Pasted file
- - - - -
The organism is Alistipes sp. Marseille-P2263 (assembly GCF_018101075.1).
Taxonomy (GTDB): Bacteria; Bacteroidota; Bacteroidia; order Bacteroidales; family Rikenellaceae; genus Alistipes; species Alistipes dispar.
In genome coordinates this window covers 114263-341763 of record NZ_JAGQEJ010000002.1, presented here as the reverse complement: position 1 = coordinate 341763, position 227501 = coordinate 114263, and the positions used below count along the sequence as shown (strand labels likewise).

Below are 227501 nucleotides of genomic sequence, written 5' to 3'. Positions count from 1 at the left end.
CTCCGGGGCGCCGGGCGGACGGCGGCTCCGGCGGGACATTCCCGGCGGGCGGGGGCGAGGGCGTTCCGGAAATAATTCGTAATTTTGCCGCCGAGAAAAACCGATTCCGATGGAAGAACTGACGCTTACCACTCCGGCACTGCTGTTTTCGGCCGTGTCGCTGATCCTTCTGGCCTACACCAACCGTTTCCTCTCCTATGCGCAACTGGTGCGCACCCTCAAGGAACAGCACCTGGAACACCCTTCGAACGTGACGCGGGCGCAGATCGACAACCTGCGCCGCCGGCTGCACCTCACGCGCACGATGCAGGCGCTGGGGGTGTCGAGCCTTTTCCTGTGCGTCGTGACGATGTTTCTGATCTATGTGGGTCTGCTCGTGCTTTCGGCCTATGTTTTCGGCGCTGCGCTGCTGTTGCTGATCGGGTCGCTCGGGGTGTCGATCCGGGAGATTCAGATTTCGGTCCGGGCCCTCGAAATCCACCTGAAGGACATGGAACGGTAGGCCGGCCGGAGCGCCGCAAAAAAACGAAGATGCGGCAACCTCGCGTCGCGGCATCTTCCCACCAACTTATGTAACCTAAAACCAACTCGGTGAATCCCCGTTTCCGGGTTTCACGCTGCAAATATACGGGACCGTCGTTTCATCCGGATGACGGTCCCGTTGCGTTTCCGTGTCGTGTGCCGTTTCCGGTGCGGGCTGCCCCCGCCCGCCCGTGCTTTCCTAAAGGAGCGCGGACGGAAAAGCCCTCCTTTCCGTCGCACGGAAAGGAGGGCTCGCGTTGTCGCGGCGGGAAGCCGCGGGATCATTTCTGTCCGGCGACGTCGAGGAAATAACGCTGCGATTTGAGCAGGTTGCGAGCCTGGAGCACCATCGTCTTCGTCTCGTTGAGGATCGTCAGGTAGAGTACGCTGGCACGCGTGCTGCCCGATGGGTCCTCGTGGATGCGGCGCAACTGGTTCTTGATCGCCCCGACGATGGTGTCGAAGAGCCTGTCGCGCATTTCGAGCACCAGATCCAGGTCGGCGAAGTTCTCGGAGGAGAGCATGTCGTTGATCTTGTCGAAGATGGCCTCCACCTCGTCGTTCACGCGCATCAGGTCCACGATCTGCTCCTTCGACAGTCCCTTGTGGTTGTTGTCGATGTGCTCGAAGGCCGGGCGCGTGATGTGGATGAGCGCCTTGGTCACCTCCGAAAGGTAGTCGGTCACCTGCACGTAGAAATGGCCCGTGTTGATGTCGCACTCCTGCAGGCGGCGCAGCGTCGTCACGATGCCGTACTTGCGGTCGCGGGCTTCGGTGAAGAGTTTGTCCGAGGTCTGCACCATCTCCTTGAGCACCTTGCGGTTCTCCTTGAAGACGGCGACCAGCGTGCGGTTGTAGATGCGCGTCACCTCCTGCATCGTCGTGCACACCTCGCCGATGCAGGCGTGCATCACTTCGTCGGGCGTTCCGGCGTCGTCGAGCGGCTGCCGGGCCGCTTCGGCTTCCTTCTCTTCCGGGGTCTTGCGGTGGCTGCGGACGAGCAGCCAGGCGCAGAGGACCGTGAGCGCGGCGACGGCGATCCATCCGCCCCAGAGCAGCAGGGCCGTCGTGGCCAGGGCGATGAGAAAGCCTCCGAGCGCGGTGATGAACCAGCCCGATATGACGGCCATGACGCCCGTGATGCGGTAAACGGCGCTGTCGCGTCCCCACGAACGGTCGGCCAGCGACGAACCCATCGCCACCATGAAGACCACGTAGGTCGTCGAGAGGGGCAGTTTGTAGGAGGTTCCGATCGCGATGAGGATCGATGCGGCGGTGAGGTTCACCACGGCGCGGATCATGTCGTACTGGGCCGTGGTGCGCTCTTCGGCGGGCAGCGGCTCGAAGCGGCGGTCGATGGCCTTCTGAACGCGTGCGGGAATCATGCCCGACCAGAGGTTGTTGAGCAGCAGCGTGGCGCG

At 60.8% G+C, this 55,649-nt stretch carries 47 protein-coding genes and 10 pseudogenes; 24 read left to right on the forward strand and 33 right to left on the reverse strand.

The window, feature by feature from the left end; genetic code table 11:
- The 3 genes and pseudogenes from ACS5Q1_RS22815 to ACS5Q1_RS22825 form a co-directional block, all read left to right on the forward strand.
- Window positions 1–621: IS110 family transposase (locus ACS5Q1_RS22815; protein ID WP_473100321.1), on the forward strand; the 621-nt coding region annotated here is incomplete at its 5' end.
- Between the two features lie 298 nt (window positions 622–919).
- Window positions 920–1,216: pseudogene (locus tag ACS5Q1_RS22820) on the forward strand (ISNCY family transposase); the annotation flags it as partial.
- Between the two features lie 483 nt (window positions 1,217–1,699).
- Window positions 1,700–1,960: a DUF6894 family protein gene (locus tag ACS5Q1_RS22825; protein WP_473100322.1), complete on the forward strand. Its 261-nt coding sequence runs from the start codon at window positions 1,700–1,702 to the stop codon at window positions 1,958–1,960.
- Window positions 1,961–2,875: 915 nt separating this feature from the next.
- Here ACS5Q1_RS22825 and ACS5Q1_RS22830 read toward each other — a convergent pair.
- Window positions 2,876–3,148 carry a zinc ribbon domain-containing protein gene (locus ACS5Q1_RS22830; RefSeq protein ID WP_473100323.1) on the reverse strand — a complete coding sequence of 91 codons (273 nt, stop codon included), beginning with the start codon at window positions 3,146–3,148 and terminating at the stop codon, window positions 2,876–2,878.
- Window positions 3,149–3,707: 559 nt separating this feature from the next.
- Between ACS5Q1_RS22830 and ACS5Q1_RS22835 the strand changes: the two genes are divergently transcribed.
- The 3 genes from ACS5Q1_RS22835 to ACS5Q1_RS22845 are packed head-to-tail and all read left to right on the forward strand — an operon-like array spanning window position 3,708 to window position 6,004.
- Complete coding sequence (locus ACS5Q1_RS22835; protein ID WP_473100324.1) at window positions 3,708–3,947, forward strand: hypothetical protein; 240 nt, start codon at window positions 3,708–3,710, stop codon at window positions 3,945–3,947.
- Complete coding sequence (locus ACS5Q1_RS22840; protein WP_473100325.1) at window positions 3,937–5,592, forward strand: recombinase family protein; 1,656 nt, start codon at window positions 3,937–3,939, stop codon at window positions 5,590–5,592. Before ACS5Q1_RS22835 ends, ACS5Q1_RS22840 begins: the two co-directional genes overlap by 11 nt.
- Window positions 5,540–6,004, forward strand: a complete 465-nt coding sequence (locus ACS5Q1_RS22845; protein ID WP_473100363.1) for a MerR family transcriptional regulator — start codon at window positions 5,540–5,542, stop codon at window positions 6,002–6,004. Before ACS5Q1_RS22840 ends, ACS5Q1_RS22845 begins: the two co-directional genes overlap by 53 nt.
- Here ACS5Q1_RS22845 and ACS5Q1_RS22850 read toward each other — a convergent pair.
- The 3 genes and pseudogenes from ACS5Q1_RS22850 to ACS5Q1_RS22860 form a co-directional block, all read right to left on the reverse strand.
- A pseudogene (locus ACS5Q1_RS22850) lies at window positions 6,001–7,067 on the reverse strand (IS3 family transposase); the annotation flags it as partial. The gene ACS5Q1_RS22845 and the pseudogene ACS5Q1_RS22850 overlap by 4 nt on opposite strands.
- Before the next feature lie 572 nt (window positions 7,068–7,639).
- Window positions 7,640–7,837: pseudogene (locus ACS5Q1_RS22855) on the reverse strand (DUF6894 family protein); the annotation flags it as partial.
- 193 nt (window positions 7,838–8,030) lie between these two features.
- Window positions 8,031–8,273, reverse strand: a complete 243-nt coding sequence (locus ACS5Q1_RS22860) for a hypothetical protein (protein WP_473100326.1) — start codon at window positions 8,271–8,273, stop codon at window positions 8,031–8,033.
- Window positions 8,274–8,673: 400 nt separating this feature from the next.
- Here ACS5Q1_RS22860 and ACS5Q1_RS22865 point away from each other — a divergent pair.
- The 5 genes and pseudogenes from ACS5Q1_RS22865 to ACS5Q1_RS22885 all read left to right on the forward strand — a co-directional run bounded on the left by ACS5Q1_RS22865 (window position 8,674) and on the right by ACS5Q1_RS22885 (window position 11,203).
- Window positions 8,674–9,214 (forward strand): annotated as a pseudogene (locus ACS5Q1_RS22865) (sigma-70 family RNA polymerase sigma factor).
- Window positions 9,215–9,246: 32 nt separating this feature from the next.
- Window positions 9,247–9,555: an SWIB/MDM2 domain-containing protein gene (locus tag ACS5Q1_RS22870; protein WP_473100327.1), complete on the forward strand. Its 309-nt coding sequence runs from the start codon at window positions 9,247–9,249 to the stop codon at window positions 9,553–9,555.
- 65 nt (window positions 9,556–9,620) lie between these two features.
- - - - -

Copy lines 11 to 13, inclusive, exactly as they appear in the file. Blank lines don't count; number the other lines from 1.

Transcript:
- Window positions 920–1,216: pseudogene (locus tag ACS5Q1_RS22820) on the forward strand (ISNCY family transposase); the annotation flags it as partial.
- Between the two features lie 483 nt (window positions 1,217–1,699).
- Window positions 1,700–1,960: a DUF6894 family protein gene (locus tag ACS5Q1_RS22825; protein WP_473100322.1), complete on the forward strand. Its 261-nt coding sequence runs from the start codon at window positions 1,700–1,702 to the stop codon at window positions 1,958–1,960.